- 4501 VOTES
Location: Quahog (fictional), RI
In the words of a news segment in an early episode, the Griffins are a “lower-middle-class Irish Catholic family.” Lois comes from a wealthy background but turned her back on the family fortune to be with Peter, whose own background was far less affluent. The finances of the Griffins vary wildly from episode to episode, but money troubles never seem too far away. The show is set in a fictional Rhode Island town; its coastal location would make either Providence or Cranston the nearest real-life equivalents.
A similar four-bedroom Cape Cod would fetch somewhere north of $300,000 in Cranston. It would be difficult but not totally impossible for Peter and Lois to cover the mortgage on his salary in a brewery and her part-time teaching work.
- 5609 VOTES
Location: Springfield, OR
The Simpsons have been on the air so long that the family’s finances have gone from a joke to a fantasy for audiences. Decades of stagnant wages and soaring home prices make Homer’s cushy lifestyle achieved on the back of so little effort almost seem like a cruel joke today. This was touched upon in a 1997 episode, but the gulf has only widened in the quarter-century since.
The four-bedroom residence at 742 Evergreen Terrace is approximately 2,200 square feet. The property has a basement, attic, and generous front and back yards. The location of Springfield was deliberately vague for many years, but finally settled in 2007 with the release of the movie. Show creator Matt Groening presented Springfield, OR, with a plaque proclaiming it to be the "real Springfield." An equivalent property in the "real" Springfield would fetch at least $400,000.
- Photo: Hanna-Barbera Productions6347 VOTES
Location: Orbit City
Value: $6,000,000 (2062 price)
There are some bleak theories about why the futuristic Jetson family lives so far above the Earth's surface. Stories that range from a wasteland caused by nuclear war (the show debuted in the same era as the Cuban Missile Crisis) to environmental collapse or even a zombie apocalypse are certainly entertaining, but they're all just plain wrong. We do, in fact, see the Earth's surface in the show - as early as the seventh episode, to be precise.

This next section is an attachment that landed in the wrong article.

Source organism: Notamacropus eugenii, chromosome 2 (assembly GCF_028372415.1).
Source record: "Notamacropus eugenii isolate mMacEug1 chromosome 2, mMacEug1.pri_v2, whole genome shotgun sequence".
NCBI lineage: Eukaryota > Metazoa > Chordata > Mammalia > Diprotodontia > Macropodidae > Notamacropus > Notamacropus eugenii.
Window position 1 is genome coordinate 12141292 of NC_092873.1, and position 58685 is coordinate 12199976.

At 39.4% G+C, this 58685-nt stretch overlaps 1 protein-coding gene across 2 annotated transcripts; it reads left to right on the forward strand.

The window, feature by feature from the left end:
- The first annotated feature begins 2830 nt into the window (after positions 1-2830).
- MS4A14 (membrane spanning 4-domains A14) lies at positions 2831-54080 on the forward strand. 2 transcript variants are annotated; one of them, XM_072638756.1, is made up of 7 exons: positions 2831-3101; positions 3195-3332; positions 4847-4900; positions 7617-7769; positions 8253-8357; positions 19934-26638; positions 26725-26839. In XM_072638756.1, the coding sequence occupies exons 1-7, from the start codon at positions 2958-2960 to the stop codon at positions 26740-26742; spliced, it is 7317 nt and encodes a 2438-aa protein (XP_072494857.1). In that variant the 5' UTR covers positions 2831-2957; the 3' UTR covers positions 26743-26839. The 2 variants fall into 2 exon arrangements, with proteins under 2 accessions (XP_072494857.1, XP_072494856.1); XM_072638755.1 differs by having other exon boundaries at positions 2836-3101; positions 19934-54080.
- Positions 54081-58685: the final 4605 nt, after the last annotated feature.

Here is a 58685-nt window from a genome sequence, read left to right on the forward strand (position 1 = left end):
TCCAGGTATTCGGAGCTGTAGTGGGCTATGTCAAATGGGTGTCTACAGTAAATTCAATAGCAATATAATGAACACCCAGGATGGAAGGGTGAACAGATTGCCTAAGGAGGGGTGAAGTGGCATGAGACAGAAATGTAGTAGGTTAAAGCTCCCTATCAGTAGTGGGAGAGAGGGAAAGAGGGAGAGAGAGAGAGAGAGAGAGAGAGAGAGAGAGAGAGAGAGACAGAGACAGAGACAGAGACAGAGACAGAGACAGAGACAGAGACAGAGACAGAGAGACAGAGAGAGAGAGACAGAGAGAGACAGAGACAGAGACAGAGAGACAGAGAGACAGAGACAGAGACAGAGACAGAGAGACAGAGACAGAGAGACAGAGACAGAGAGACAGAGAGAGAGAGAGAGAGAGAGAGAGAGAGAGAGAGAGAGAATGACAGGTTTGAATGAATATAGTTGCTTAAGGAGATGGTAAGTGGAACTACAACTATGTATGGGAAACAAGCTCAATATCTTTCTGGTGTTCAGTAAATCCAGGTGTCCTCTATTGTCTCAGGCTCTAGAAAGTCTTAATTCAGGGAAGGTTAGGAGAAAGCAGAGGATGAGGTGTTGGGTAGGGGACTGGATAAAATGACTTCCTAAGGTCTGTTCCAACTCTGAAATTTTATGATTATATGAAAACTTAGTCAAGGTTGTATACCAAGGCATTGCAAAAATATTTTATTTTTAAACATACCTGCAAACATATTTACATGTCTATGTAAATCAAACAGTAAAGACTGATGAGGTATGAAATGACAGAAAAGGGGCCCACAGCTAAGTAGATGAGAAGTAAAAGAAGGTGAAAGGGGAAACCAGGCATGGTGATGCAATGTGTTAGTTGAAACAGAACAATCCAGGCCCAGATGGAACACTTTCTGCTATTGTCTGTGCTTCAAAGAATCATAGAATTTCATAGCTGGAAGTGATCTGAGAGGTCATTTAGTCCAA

The same socioeconomic conditions that plague our present all seem to be apparent in the Jetsons' time, too. Despite the future having apparently automated every single menial job out there, and having found a way to mine the endless riches of asteroids, there are still homeless people living on the Earth's surface. George Jetson's sinecure white-collar job above the surface is far removed from those problems.
The family has a plush, spacious home in the Skypad Apartments building in Orbit City. The buildings aren't actually as high up as you might think; as one episode reveals, no building is allowed to be more than 2,200 feet off the ground. The real world's tallest building is actually higher than that. The show is supposed to take place in 2062, meaning we're closer to that era than when the show debuted back in 1962.
We can safely assume that Orbit City is a desirable and affluent area in the future and will be priced accordingly. Because it's clearly been influenced by Seattle's Space Needle, we'll use higher-end apartments in the Emerald City as a rough guide.
Inflation is prone to fluctuations, but if we imagine a steady 3.5% annually for the next 40 years, a 2062 dollar would be worth $4 in today's terms. So George Jetson would probably be forking out about $6,000,000 for his very high-rise apartment in his own time - or about $1,500,000 today.